influence of pragmatic considerations on the decision to defend a result even
though it is contradictory.

At the same time, we must remember that
mathematics cannot be just a mercenary social practice. And its suitability to the manipulation of
matter is a challenge which must be acknowledged. Further investigation of mathematics as an
actively evasive, socially regulated logic of contradictions should stress the
interaction of its intellectual rationale, its technological efficacy, and its
guidance by social influences. But why
do we want to investigate it? If it is a
theoretical quicksand—if it is *untrustworthy*—why
dwell on it? I can give three reasons
for doing so.

1.
An understanding of how mathematics functions as a logic of contradictions is one source of power over mathematics, of power to suspend
any or all laws of mathematics at will.

2.
Mathematics is an extraordinary instance of a historical, disguised logic of
contradictions. It teaches us to look
beyond formal algorithms in searching for the mechanisms which control
contradictions. It teaches us that we
should expect a logic of contradictions to be something more worldly than an
abstract intellectual game whose worth is decided once-for-all.

3.
When mathematics is viewed *in the full
context of its misrepresentations and its social ramifications*, then (and
only then) it does **break the framework
of objectivity**—inasmuch as it represents **the determination of a phantom objectivity
by reciprocal subjectivity**. But
mathematics is an obscurantist framework-breaking process because it acts by
palpable deceit and delusion and thus cripples its subjects. <FN It must conceal and deny the procedure
wherein it breaks the framework.> It is “a cruel experiment” [S. Lem, P.
Berenyi]. Mathematicians engage in a
sort of witless negotiation with one another and create a realm of mechanical
relationships among sterile phantom objectivities which then usurps control and
turns the mathematicians into its slaves.

Let me refer again to what Hennix said in
1977 about the logic of contradictions. “Why would you want a logic of contradictions which would lead you to
give priority to the study of common-sense delusions, when mathematics enables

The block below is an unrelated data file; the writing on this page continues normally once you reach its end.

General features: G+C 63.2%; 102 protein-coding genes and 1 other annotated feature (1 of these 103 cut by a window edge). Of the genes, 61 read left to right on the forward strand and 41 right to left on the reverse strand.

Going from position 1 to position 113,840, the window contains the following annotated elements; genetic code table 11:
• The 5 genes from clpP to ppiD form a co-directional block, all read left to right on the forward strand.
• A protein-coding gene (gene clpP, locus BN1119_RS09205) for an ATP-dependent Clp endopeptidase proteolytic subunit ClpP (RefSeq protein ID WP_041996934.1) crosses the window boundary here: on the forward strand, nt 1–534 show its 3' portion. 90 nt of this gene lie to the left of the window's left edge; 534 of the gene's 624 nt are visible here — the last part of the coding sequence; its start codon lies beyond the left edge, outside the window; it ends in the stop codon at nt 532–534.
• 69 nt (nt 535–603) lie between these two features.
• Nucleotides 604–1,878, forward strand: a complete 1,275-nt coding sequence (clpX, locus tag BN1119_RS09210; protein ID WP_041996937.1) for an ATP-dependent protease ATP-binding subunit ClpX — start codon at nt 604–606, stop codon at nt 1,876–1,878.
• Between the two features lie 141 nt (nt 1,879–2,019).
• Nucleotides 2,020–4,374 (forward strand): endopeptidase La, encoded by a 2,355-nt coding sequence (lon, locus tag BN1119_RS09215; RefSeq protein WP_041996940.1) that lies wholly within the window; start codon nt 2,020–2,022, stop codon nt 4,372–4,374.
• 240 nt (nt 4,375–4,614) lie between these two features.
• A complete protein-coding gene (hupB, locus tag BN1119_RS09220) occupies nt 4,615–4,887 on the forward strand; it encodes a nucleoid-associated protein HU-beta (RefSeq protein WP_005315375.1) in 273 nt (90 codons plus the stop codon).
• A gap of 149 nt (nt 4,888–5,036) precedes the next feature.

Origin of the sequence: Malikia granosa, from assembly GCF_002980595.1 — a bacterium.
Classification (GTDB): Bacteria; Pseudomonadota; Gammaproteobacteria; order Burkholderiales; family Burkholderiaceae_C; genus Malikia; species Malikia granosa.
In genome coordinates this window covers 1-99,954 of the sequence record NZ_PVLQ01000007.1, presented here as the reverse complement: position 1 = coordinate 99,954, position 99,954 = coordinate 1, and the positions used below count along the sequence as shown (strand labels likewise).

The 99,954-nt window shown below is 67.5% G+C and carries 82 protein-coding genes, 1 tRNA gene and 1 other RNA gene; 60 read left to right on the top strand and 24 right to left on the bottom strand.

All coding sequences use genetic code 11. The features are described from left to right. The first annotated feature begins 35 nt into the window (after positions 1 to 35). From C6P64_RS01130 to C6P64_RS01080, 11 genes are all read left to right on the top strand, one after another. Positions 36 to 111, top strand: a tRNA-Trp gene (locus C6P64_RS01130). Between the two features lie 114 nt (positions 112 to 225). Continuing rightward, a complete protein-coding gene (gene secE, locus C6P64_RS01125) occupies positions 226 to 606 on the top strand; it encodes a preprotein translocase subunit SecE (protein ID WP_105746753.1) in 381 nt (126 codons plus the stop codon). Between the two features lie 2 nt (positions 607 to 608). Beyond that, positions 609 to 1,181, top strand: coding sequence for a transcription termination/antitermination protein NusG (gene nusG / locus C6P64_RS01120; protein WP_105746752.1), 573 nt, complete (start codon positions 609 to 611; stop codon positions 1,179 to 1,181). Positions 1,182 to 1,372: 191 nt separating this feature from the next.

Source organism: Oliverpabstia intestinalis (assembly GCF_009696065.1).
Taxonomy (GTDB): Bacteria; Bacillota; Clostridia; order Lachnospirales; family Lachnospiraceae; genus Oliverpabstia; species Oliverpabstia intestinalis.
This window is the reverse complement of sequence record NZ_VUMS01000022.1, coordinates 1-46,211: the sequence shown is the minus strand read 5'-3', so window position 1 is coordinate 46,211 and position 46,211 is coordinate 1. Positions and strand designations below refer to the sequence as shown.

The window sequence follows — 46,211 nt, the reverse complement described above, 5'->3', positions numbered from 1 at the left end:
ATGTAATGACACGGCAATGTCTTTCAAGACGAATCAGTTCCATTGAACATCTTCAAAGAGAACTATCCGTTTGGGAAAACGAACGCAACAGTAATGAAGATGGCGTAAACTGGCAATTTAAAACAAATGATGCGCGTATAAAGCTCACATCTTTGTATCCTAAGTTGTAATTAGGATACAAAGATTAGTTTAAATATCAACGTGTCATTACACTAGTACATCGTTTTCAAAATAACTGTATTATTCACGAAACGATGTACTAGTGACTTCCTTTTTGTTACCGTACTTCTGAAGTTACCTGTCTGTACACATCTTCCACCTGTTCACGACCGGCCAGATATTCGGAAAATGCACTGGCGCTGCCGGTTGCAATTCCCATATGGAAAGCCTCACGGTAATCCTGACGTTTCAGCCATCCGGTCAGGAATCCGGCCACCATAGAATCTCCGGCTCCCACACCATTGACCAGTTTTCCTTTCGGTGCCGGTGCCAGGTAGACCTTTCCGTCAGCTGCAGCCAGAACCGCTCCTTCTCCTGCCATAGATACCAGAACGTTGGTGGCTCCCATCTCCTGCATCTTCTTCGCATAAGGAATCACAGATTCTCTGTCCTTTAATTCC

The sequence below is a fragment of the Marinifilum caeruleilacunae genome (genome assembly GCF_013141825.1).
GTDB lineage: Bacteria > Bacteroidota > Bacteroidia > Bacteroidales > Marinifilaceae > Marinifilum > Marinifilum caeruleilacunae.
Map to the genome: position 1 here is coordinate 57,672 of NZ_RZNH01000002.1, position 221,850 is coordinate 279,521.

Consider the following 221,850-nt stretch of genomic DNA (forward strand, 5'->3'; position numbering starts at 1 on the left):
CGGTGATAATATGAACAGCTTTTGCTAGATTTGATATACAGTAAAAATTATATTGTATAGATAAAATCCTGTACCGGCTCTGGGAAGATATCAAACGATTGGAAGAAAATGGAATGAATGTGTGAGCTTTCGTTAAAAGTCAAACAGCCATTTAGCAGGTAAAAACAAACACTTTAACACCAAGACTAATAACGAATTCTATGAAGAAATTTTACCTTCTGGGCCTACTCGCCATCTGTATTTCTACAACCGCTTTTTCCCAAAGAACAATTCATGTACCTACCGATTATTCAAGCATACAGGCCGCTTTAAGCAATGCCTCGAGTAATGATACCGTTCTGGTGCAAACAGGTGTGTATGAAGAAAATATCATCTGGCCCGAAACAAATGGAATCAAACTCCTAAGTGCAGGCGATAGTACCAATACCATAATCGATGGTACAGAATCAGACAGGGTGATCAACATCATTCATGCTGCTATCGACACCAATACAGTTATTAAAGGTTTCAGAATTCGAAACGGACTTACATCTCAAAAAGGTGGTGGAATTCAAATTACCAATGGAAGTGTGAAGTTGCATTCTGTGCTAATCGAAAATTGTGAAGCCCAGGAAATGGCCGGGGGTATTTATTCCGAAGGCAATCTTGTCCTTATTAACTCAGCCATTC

us to rise above all social delusions and to achieve absolutely certain
knowledge?” This question expresses a
monumental illusion, and indicates the extent to which
the culture’s myths have rendered many unable to see the obvious. **(The
circuit of disillusionment is finally competed, and “antitheses” turn out to be
identical.)** Mathematics, supposedly
the means for transcending the logic of contradictions, turns out to **be** the worst sort of logic of contradictions. And the notion that mathematics is more
rarified and noble than common sense turns out to be another monumental
illusion—as I repeatedly tried to advise Hennix.

Mathematics is an extrapolation of
natural language and common sense which is so one-sided that its refinements
are often counter-intuitive. Nevertheless, **any number of
primitive notions necessary to mathematics are contained in common sense; and
the problem of the inconsistency of those notions is the same for common sense
and for mathematics. Then, the processes
which sustain and control the inconsistencies in mathematics are interested
social processes.
**

** Common sense is the
medium of apprehension of “the world” which must be learned like natural
language. Everybody has to be versed in it. Mathematics, while technically indispensable to many civilizations,
remains a province of adepts. Those
adepts are devotees of sterile “mechanical” phantom objectivities. (Cf. every mathematician who says that
mathematical results are discoveries.) The obscurantist rationalization is on behalf of that devotion.
**

The foregoing results make this study a
contribution to my logic of contradictions, itself a branch of meta-technology.

•

Hennix said in 1977 that the trans-mathematical
direction of criticism is unimportant because it does not involve genuine
mathematics. (Cf. Supplement One.) Wette and I crossed swords on the same issue
in written exchanges early in 1984.

But on the contrary. The assessment of mathematics in this chapter
constitutes an overwhelming case that in-house results cannot comprise a
decisive critique of mathematics. The
profound direction of criticism is the trans-mathematical direction.

•

**Glosses
**

**(1)** There is one gap in Brouwer’s formulation. He does not demand that the contradiction
issue from extended calculations. It is
a safe guess, however, that that is what he assumed. Neither he nor any other professional was
thinking about finding extra-mathematical contradictions in mathematics. Of course, the boundary of mathematics became